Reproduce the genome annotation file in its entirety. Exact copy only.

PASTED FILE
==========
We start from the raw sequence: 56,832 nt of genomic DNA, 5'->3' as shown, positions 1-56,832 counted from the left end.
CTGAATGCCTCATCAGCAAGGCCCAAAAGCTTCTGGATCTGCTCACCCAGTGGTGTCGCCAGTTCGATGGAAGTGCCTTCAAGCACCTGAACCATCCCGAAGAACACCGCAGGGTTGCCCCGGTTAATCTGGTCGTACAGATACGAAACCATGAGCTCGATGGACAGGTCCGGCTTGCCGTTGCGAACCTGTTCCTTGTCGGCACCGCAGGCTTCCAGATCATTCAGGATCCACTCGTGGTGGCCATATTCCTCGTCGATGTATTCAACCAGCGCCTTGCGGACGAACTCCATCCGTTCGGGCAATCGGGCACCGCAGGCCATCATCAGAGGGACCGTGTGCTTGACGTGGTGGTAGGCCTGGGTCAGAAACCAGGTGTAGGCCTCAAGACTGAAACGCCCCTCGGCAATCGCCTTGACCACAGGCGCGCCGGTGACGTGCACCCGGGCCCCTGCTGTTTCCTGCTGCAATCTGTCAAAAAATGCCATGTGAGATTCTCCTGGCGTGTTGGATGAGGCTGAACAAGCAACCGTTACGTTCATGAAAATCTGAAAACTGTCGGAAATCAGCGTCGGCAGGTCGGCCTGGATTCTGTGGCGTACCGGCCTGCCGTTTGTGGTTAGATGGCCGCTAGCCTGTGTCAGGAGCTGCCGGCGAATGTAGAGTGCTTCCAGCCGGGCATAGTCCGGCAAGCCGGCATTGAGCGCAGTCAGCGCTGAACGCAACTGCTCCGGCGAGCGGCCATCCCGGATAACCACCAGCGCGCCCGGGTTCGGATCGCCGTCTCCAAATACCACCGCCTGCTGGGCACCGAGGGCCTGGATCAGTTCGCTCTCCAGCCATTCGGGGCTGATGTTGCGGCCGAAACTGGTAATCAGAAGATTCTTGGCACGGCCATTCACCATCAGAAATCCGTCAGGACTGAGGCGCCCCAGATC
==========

We start from the raw sequence: 56,832 nt of genomic DNA, 5'->3' as shown, positions 1-56,832 counted from the left end.
CTGAATGCCTCATCAGCAAGGCCCAAAAGCTTCTGGATCTGCTCACCCAGTGGTGTCGCCAGTTCGATGGAAGTGCCTTCAAGCACCTGAACCATCCCGAAGAACACCGCAGGGTTGCCCCGGTTAATCTGGTCGTACAGATACGAAACCATGAGCTCGATGGACAGGTCCGGCTTGCCGTTGCGAACCTGTTCCTTGTCGGCACCGCAGGCTTCCAGATCATTCAGGATCCACTCGTGGTGGCCATATTCCTCGTCGATGTATTCAACCAGCGCCTTGCGGACGAACTCCATCCGTTCGGGCAATCGGGCACCGCAGGCCATCATCAGAGGGACCGTGTGCTTGACGTGGTGGTAGGCCTGGGTCAGAAACCAGGTGTAGGCCTCAAGACTGAAACGCCCCTCGGCAATCGCCTTGACCACAGGCGCGCCGGTGACGTGCACCCGGGCCCCTGCTGTTTCCTGCTGCAATCTGTCAAAAAATGCCATGTGAGATTCTCCTGGCGTGTTGGATGAGGCTGAACAAGCAACCGTTACGTTCATGAAAATCTGAAAACTGTCGGAAATCAGCGTCGGCAGGTCGGCCTGGATTCTGTGGCGTACCGGCCTGCCGTTTGTGGTTAGATGGCCGCTAGCCTGTGTCAGGAGCTGCCGGCGAATGTAGAGTGCTTCCAGCCGGGCATAGTCCGGCAAGCCGGCATTGAGCGCAGTCAGCGCTGAACGCAACTGCTCCGGCGAGCGGCCATCCCGGATAACCACCAGCGCGCCCGGGTTCGGATCGCCGTCTCCAAATACCACCGCCTGCTGGGCACCGAGGGCCTGGATCAGTTCGCTCTCCAGCCATTCGGGGCTGATGTTGCGGCCGAAACTGGTAATCAGAAGATTCTTGGCACGGCCATTCACCATCAGAAATCCGTCAGGACTGAGGCGCCCCAGATC